Opinion: A refreshing exercise in transparency

A couple of years ago I made a complaint about my MP, Richard Benyon. I feel a shiver of guilt even writing the word “complaint” now. I suppose I am very English about complaints. I don’t like making a fuss. I have bumped into Richard off and on since 1992 and always found him to be “a nice enough cove”, as P.G. Wodehouse might put it. Making a “complaint” about such a harmless fellow just didn’t seem British. But occasionally I feel I must put pen to paper, as I did in this case.

What I thought were political comments appeared in a “Westminster Diary” on the MP’s website, which said it was funded by the Parliamentary Communications Allowance. This was apparently against the rules. I brought this to the attention of the Parliamentary Commissioner for Standards.

A few months later I received a letter from the Commissioner (who seems to play a very straight bat in these matters, by the way) saying that Richard had promptly apologized and corrected the error. So that was an end to the matter.

However, about a week ago I received, out of the blue, a letter from the Commissioner saying that all the correspondence about the complaint was about to be published. And published it has been. It can be read in full here.

All the rest of the correspondence from all the other complaints made to the Commissioner from the last three years have been published here.

So now what was previously essentially a private matter has been published and will remain, for posterity, on the Parliamentary website. I can see all the inner workings of Parliament regarding my complaint. My letter and its many appendices are there for all to see. It all seems very Swedish. (It even includes some of my handwriting!) Also there are all the letters to and from the Commissioner and Richard Benyon, and letters to and from the Commissioner and the Director of Operations at something called the Department of Resources. The Director, Members Liaison also got involved and replied saying, amongst other things:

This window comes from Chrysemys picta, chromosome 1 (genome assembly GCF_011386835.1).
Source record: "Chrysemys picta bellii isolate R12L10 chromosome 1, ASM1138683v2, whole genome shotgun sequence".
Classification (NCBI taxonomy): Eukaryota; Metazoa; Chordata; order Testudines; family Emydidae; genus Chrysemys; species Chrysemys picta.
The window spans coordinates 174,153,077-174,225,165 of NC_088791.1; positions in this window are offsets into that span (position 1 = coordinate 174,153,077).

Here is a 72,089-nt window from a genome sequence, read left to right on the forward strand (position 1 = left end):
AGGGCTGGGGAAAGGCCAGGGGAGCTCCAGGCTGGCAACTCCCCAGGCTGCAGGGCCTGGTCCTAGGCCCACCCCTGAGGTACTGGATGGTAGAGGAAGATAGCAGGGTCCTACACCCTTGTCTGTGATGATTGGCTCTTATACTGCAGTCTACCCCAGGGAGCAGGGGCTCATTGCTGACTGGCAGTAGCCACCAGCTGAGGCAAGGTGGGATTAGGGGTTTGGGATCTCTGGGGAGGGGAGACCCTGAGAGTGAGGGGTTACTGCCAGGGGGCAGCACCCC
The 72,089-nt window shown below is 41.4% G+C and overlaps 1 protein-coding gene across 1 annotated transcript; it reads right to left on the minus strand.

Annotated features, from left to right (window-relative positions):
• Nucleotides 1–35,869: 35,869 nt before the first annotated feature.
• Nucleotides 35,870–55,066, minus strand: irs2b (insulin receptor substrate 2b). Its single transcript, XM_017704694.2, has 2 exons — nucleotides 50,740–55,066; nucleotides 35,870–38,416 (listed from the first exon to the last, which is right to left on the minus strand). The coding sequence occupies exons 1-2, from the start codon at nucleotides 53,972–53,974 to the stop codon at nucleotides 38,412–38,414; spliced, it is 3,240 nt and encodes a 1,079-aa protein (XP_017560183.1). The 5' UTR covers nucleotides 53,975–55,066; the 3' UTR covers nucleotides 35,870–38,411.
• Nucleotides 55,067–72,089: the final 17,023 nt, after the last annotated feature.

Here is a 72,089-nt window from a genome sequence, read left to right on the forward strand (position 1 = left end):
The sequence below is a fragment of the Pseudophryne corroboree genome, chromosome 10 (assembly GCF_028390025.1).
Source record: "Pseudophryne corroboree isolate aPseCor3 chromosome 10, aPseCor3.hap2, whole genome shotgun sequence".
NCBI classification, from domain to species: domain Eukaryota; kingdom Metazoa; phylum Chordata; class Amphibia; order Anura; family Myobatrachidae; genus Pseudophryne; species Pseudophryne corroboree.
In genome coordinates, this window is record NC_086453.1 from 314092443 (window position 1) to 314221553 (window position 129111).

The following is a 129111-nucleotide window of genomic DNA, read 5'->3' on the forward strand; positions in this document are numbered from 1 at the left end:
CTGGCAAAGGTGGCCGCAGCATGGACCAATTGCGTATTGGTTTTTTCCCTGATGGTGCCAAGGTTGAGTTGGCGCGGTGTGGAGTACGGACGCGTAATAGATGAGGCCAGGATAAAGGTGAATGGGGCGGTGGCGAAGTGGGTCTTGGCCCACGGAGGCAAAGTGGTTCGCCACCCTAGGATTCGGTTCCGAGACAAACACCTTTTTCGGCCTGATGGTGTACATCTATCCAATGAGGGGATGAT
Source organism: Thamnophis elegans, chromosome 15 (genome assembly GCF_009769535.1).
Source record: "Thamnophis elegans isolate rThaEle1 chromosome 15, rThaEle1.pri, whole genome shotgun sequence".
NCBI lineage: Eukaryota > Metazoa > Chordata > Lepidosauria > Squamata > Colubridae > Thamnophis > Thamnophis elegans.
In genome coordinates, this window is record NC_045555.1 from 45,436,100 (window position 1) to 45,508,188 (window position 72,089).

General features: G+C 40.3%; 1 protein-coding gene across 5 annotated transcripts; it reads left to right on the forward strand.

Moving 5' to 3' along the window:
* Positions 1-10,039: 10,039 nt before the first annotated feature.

It is clear that the articles referred to in the complaint and contained in Mr Benyon’s Westminster Diary fall outside the rules governing the Communications Allowance in that they discuss matters which are clearly party political, even if on occasion in a light hearted manner.

It may seem a small thing but reading those words mean a lot to me. It made all the research and photo-copying entailed in writing to the Commissioner worth it. It means that I was justified in complaining and wasn’t getting wound up about nothing. As well as that personal aspect, the publication of the Commissioners’ correspondence is a small but significant step forward for transparency.

I should note that Richard Benyon’s website is now funded completely from his private funds. I think that is a very wise move. The Communications Allowance is riddled with rules and, quite frankly, it is probably easier to do what Richard has done and fund the whole thing privately.

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5 Comments

  • The Communications Allowance is no more.

  • Newbury reader 13th Dec '10 - 4:48pm

    Mr Benyon writes those columns for that august publication, the Newbury & Thatcham Chronicle, then puts them online. I guess that’s the “other purposes” for which he prepares the columns, mentioned on page one of the linked-to correspondence.

    An interesting take on the matter, thanks Paul.

  • Thanks, Paul – a link I would probably not have visted otherwise, and it is indeed good to know that it is there.

    Do you think, though, that this will put people off complaining about their MPs, because they don’t want their names published? I can think of situations where such worries would be justified, IMHO. Surely, there should be a way round full publication if the person who complains asks for it? What worries me is that you were apparently not even notified in advance of publication.

    Any thoughts?

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